Florida’s felons face unexpected obstacles before voting in 2020
MIAMI -- Tarshea Sanderson, who was released from prison in 2016, was looking forward to heading to the voting booth to cast a ballot.
She was one of 1.4 million ex-felons whose voting rights were restored after the passage of Amendment 4. But now, whether she can vote is in doubt because of a new bill passed by Gov. Ron DeSantis.
“I was so excited. You know, we campaigned for this … we canvassed. You know we did a lot of walking in neighborhoods, talking to people, making sure this amendment passed,” said Sanderson, a Florida resident who in 2013 was convicted of scheming to defraud a financial institution.
Sanderson, who still owes $65,000 in court costs and restitution from her criminal case, will not be able to vote until she pays it all off.
The bill is part of an effort by the governor to avoid election chaos after the amendment passed – leaving state officials scrambling to figure out how to add thousands of new voters to the rolls in a matter of months.
SB 7066, which DeSantis signed and went into law in June, requires former felons to pay all fines and fees linked to their sentence before they can vote.
Florida State Rep. Blaise Ingoglia, a Republican who backed the measure, told Fox News the amendment was too vague and would have caused too much confusion.
"Without implementing the bill, there would be nothing but chaos right now because you would have 67 different counties in the state of Florida implementing the law 67 different ways,” Florida Ingoglia said.
But people like Sanderson argue the new measure is too restrictive. She said it may take 10 years before she can pay off her court fees and head to the polls.
“My reality is, I don't make enough money to cover all of this … you know it's going to take time and it's going to take budgeting. It’s going to take you know, a lot of scraping together and I would be missing election after election,” Sanderson said.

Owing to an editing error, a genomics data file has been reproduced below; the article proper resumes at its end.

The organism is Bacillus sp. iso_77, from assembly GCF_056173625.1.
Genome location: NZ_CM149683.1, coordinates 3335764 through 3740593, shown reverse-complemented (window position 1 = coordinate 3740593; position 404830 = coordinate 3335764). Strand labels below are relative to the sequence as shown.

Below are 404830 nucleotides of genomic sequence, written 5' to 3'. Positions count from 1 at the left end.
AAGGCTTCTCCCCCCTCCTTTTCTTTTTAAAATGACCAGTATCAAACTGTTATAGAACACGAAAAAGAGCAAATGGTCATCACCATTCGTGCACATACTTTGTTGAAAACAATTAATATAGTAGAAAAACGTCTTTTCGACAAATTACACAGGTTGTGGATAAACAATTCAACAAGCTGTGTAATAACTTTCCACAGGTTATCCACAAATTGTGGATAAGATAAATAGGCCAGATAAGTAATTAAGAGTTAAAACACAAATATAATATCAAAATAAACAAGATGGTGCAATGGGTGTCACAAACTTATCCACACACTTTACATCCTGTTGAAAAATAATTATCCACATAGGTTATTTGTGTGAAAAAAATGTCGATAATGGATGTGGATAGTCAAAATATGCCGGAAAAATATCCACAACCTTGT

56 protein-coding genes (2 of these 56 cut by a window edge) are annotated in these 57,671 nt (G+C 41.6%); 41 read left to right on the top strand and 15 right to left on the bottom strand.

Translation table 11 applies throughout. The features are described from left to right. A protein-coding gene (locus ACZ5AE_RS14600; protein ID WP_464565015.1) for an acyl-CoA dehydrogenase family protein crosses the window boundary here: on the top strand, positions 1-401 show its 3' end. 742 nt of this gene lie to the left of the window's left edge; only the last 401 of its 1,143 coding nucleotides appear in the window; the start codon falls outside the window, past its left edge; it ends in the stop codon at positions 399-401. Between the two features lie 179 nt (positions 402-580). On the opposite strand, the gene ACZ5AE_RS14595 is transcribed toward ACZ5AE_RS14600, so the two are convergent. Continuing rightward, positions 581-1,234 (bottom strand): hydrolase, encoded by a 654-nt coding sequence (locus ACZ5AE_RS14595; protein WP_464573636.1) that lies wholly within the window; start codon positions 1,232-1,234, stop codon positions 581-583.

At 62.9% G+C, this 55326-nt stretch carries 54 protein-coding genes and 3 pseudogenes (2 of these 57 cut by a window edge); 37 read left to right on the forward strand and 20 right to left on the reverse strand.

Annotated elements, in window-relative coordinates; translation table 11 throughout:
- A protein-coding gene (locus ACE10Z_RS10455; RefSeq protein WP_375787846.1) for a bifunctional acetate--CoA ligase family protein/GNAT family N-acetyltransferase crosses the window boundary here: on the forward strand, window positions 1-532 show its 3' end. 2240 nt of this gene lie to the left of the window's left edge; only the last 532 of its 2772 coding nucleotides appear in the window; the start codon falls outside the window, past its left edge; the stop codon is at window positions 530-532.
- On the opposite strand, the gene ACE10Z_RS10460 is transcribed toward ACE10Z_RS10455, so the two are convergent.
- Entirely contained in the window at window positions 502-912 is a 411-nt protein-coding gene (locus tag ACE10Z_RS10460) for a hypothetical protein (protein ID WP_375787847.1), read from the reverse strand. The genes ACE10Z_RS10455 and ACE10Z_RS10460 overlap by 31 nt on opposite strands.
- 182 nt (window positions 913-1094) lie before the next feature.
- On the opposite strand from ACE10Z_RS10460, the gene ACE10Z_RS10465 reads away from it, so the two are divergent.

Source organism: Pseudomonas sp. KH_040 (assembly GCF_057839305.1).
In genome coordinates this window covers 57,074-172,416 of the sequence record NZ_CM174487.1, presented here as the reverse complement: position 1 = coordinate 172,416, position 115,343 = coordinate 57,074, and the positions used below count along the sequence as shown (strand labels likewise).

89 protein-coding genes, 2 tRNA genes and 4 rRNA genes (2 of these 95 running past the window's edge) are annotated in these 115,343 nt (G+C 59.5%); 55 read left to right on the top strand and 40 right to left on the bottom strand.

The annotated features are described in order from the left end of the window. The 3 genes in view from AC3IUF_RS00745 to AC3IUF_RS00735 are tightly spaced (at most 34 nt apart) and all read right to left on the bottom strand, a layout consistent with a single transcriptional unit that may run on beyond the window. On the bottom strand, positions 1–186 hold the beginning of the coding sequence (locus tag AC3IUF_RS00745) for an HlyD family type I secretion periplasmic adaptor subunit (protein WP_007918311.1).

Sanderson said completing a sentence should mean you have a right to vote.
“Now they're imposing all of these conditions and all of these stipulations to make it harder for us to vote,” Sanderson said.
While some opponents compare the requirements to a modern-day “poll tax” — Florida’s governor says it’s simply a part of a felon's sentence completion.
“To me, it is very clear that you do have to complete your sentence, that is what it said … the idea that paying restitution is somewhat equivalent to a tax is totally wrong. The only reason you are paying restitution is because you were convicted of a felony,” DeSantis said.
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Republican legislators who backed the measure said it's only fair that felons are only allowed to vote after they finish paying off their legal debt.
“I don't think it's fair if somebody was arrested and did time for a white-collar crime and they scammed people out of $10 million, don't have to pay that $10 million back in order to vote. No, they do. Because not only is it the right thing to do. It's the moral thing to do also,” Ingoglia said.
In the meantime, civil rights groups like the Florida Rights Restoration Coalition are working to register voters and raise money to help pay off their fees.
“We estimate that this legislation on fines and fees might have a direct impact on approximately 540,000 of the 1.4 million returning citizens and we are committed to working with each and every one of them to make sure that we're able to modify their sentence, and remove those financial barriers,” Desmond Meade, the executive director of the Florida Rights Restoration Coalition said.
He added, “Where other people see obstacles, we see opportunities.”
Several civil rights groups, including the American Civil Liberties Union, have sued over Amendment 4. Judges will decide how to move forward on the specific language in the amendment, and how that will impact these potential voters.
Those involved in the lawsuit hope to reach a conclusion before next year's election.
“We believe that if a court imposes a sentence and you are finished with all parts of that sentence, you should be able to vote again," Ingoglia said. "You should be able to have a say in our democratic process.”